The back of the remote houses a multi-function button that can be used to take calls, pause and play music, and skip tracks when double-clicked. This side of the remote also holds the second microphone. This microphone pales in comparison to the detachable boom microphone, so to avoid any confusion we’ll say all we have to say about it right here and reserve the microphone section of the review solely for the detachable microphone:
The in-line microphone is an okay feature to have for when you need to take an unexpected call, but that’s about the only positive aspect it has! It should never be used for voice chats during gaming sessions.
And speaking of gaming, the cool thing about the Battle Budsis that they are compatible with all gaming platforms you can think of – from PC, PS4, Xbox One, and the Nintendo Switch to mobile. The focus here is placed primarily on Switch and mobile gaming, but if you prefer earbuds to headsets, nothing is stopping you from using the Battle Buds with any of the abovementioned platforms.
The only downside is that the Battle Buds don’t come with a splitter cable, so you may need to invest in one before you can properly use them for PC gaming.
The main attraction of the Battle Buds is the detachable boom microphone. As we’ve said, no other microphone found on earbuds, especially close to the $30 price range, can come close to it.
But this isn’t to say that it’s perfect; we don’t want to oversell it. It fares about as well as any microphone found on a $30 headset (or maybe even worse).
There’s enough warmth and clarity there to get the job done while gaming away in most voice chats. We say most because the quality of the microphone will largely depend on what platform you use for voice chatting.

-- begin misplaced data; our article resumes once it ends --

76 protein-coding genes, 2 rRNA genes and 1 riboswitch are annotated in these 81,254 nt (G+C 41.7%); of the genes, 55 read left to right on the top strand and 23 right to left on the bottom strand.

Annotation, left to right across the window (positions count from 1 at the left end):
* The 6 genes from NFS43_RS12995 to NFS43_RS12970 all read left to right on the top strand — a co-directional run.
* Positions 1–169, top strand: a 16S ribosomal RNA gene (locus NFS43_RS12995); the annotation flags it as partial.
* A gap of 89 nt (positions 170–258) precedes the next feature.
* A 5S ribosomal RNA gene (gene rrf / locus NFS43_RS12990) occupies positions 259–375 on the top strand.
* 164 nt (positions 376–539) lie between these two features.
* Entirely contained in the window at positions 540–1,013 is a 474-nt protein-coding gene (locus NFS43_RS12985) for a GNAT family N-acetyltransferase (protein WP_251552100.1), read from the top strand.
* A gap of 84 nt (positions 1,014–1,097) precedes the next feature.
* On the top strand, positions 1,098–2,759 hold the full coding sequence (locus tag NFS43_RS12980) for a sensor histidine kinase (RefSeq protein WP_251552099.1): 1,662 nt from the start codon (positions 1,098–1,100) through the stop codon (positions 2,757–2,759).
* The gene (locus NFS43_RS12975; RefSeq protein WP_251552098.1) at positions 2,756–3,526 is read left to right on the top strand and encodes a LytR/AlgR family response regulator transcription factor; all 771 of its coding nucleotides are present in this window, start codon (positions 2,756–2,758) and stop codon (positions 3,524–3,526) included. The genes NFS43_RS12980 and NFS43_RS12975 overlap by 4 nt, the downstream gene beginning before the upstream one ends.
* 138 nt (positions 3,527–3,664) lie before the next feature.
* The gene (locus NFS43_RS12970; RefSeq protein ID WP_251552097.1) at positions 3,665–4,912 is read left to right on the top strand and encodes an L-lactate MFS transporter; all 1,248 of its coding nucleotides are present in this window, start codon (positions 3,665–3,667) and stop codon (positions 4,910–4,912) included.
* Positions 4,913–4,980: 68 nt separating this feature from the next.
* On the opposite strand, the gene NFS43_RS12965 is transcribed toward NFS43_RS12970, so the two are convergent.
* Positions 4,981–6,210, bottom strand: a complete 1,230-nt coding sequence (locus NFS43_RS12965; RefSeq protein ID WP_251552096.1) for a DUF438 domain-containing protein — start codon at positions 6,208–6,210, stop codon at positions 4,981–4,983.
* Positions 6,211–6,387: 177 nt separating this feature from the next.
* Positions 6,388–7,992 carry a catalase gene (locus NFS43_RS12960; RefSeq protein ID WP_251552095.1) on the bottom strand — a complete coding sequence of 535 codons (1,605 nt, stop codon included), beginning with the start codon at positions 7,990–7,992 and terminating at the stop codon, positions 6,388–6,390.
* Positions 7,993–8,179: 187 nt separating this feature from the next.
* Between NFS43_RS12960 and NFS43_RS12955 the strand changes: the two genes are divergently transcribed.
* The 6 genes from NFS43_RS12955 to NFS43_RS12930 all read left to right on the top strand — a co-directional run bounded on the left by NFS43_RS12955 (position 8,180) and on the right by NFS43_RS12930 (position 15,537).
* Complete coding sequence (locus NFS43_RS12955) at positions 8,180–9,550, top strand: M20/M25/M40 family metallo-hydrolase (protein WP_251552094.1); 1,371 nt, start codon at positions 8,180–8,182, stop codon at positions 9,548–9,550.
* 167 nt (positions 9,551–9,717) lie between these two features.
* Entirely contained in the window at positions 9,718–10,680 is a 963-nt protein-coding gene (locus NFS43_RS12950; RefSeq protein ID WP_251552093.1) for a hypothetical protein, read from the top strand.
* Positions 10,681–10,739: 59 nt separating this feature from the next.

With Discord – or really any other platform that does some post-processing for echo cancellation – it works great! But Xbox Live lacks this feature. Consequently, using the Battle Buds with Xbox Live results in a downright miserable experience for your friends and teammates that will more likely than not get you muted.
The problem lies in the fact that the microphone is so sensitive it picks up the sound from the drivers. Again, most platforms like Discord and Skype eliminate this issue entirely! But gamers who rely on Xbox Live should avoid the Battle Buds like the plague.
Overall, the Battle Buds don’t sound spectacular.
Not that we expected them to.
Still, most gamers on a budget will love how the Battle Buds sound as their 10mm drivers are tuned specifically for gaming. What this means is that certain frequencies that are crucial for tactical and spatial awareness are brought to the forefront. The Battle Buds will allow you to pinpoint where certain footsteps, gun reloading sounds, etc. come from with decent accuracy.
But this also means that some frequencies like the mids (and particularly the vocals) are somewhat receded. And due to this, listening to music on the Battle Buds is not something we advise. What’s more, non-competitive games suffer from this a bit as well.
You can still enjoy playing these games on the Battle Buds just fine (unlike regular music listening), but they won’t enhance the gameplay experience in any way.
If you’re into the idea of gaming with earbuds that feature a (detachable) boom microphone there is quite literally nothing like the Battle Buds. That alone will make them worth purchasing for many people.
Just remember that you should suppress this impulse if you use Xbox Live, as that platform and the Battle Buds simply rub each other the wrong way.
The Battle Buds also try their best to enhance the gaming experience and offer a tactical advantage in competitive online games. They succeed, for the most part, but unfortunately, this makes them next to useless for regular music listening.
Is this a problem?
We’d rather have $30 earbuds that excel at one thing than ones that are mediocre at everything. But we still feel compelled to point out that the Battle Buds aren’t a worthwhile purchase if you don’t plan on using them primarily for gaming.
All in all, the Turtle Beach Battle Buds are a great pick-up for gamers on a budget. We hope they will go down in history as a trendsetter that paved the way for a new era of gaming earbuds, as the idea of high-end gaming earbuds with a detachable microphone sounds too good to be true.